It was easy to follow the tracks of the creature. They were big and the thing was obviously heavy. I recognized some of the tracks as hooves and big paws with three or four fingers and claws; the creature also seemed to have three or four tails. Or were those tentacles it dragged behind it? I wasn’t sure. Like I said, I’m not a scout.

The creature was standing in the snow. It was hard to tell for something so big and weird, but it seemed to tremble. The remains of Natasha were all over the area. I recognized pieces of an arm, some of her dyed hair, and a leg in a boot. Other pieces were smaller and harder to identify. There seemed to be enough blood to fill a small pool. Just an illusion, I know, but that’s what it looked like.

A small sound came from the creature. It definitely was trembling. The thing was nine feet tall (I have no idea how it managed to get through the door) and, like Natasha had said, it had a lot of teeth and tentacles. Some of the tentacles ended with something which looked like dark eyes; some ended with more teeth.

The creature looked more like an unfinished nightmare than anything else. It was round in shape, with several legs (I couldn’t determine the number); some of the legs ended with hooves, some with paws, some with teeth. There was no order in how the tentacles were placed on the body; while some of them could be used for catching the prey and tearing it apart, and others could be used for looking (the ones with the eyes, obviously), there were just as many tentacles which the creature could only drag behind itself, or stumble over them. If it could float, I suppose those would be useful too, but this was no ocean. And the teeth… They were placed in such a manner that the poor thing would chew half of its face (I think it was the face) if it attempted to use them.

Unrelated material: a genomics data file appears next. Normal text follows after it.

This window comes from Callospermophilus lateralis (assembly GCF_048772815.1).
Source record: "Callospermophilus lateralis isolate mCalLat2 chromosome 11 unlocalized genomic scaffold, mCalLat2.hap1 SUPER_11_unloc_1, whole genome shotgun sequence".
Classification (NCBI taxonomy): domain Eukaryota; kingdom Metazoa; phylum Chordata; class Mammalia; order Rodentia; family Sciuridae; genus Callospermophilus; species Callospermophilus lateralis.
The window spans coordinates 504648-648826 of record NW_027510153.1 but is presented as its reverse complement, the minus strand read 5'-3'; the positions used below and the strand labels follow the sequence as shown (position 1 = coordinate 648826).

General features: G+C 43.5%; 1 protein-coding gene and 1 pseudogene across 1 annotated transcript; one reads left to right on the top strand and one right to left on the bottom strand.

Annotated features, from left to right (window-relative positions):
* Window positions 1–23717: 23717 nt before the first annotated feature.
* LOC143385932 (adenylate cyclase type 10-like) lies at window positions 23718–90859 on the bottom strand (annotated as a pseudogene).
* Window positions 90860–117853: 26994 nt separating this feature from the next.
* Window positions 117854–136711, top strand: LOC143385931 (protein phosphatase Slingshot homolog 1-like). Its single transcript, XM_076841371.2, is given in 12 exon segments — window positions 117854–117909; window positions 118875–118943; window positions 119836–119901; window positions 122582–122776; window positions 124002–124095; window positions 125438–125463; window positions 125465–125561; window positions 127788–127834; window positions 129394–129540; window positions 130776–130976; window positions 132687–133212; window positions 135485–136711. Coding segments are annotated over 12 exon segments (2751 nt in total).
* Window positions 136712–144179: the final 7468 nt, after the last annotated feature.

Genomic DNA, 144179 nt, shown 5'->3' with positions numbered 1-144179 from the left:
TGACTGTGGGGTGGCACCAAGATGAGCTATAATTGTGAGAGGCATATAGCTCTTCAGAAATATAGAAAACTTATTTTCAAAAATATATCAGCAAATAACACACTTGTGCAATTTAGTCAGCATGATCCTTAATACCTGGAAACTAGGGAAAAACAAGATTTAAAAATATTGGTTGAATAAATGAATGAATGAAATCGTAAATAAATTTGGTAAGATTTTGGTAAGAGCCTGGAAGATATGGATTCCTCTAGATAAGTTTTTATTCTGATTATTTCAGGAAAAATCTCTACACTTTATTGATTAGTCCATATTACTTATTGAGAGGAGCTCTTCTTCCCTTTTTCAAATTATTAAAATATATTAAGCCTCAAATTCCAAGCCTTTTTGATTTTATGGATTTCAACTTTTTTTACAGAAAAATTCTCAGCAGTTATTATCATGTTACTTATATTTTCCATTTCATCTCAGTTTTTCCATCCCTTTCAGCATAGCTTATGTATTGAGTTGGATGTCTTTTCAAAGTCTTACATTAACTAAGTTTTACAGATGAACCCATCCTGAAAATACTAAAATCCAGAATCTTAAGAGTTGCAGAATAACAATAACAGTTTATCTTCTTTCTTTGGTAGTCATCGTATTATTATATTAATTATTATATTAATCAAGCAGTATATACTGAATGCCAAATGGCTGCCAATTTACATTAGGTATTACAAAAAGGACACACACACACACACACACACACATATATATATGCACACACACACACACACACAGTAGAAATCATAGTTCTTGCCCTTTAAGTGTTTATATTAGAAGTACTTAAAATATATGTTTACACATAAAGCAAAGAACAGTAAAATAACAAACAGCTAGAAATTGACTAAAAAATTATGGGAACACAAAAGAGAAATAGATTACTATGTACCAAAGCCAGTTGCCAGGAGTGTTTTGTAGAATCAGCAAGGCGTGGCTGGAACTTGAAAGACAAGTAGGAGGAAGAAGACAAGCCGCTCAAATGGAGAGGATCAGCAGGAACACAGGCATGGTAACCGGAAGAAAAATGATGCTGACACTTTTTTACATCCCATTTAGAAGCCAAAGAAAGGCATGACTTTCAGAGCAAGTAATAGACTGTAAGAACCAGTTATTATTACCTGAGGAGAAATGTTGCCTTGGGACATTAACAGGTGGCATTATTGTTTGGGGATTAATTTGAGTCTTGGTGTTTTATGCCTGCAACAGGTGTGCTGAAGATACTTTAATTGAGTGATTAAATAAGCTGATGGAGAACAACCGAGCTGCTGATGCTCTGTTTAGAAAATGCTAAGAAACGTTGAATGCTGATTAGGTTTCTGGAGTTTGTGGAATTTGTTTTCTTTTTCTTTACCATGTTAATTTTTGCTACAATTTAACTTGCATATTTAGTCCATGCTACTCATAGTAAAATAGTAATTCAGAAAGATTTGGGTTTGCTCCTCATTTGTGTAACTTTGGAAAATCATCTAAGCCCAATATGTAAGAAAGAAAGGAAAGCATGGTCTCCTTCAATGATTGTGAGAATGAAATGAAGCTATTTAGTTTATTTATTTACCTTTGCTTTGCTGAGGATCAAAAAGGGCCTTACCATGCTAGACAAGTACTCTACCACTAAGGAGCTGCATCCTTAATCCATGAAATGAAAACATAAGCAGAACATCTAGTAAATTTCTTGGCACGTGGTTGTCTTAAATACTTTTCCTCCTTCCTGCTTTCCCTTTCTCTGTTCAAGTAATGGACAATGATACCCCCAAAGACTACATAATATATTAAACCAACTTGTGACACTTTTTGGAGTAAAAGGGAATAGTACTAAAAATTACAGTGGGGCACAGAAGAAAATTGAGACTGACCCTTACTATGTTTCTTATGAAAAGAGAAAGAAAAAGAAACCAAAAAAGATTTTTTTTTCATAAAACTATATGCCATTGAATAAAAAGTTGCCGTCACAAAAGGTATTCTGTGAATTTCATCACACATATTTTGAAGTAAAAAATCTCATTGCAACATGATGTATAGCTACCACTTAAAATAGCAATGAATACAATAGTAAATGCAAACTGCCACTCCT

Actually, the face was half-chewed. And the poor thing looked like it couldn’t breathe normally, either.

The creature let out that small sound again. It sounded like a whimper. Azazel came closer to it and sniffed it. The monster lowered one of the tentacles, slowly, and touched the cat’s back. Azazel arched his back and purred.

“Hey,” I said. “If you follow your own tracks, you can get back to where you came from.”

I wasn’t sure the thing could understand me. It did, however, turn and walk, carefully, over its tracks. I followed it. Azazel stayed close to the creature and purred whenever it touched him. That seemed to calm the creature.

The thing came to the door. Some of the tentacles with eyes turned to me.

“When you go through, do you think you could take the door with you, so no one else gets hurt?” I asked. The thing paused, and then went through the door. A moment later, the door disappeared.

Azazel looked at me, expectantly.

“Yes, I know. It went home, and we should do the same,” I said. “We will, as soon as I get some food. I think we’re out of milk, too. Explanations to Ravena can wait until we’re warm and fed, right?”

Azazel purred his agreement. He jumped into my hands. I carried him home, and he purred all the time.


A writer, a reader, a dreamer. Dreaming myself into existence.